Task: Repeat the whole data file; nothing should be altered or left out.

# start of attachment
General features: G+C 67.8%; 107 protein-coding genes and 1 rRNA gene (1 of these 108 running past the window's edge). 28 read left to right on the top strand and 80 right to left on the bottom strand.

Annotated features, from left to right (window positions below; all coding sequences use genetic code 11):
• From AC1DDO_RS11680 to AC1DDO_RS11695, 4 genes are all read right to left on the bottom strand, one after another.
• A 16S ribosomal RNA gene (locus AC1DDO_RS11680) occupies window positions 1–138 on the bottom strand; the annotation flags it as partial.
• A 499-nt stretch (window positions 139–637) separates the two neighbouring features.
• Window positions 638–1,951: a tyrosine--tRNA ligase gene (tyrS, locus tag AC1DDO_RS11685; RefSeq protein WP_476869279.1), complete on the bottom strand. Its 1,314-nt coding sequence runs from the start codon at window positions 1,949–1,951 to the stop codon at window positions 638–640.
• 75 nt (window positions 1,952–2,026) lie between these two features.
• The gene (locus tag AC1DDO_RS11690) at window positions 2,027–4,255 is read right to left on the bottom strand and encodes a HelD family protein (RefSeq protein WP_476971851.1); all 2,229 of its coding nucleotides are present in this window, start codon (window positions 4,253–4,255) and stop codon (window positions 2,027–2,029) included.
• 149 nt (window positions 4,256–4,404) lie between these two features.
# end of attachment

General features: G+C 67.8%; 107 protein-coding genes and 1 rRNA gene (1 of these 108 running past the window's edge). 28 read left to right on the top strand and 80 right to left on the bottom strand.

Annotated features, from left to right (window positions below; all coding sequences use genetic code 11):
• From AC1DDO_RS11680 to AC1DDO_RS11695, 4 genes are all read right to left on the bottom strand, one after another.
• A 16S ribosomal RNA gene (locus AC1DDO_RS11680) occupies window positions 1–138 on the bottom strand; the annotation flags it as partial.
• A 499-nt stretch (window positions 139–637) separates the two neighbouring features.
• Window positions 638–1,951: a tyrosine--tRNA ligase gene (tyrS, locus tag AC1DDO_RS11685; RefSeq protein WP_476869279.1), complete on the bottom strand. Its 1,314-nt coding sequence runs from the start codon at window positions 1,949–1,951 to the stop codon at window positions 638–640.
• 75 nt (window positions 1,952–2,026) lie between these two features.
• The gene (locus tag AC1DDO_RS11690) at window positions 2,027–4,255 is read right to left on the bottom strand and encodes a HelD family protein (RefSeq protein WP_476971851.1); all 2,229 of its coding nucleotides are present in this window, start codon (window positions 4,253–4,255) and stop codon (window positions 2,027–2,029) included.
• 149 nt (window positions 4,256–4,404) lie between these two features.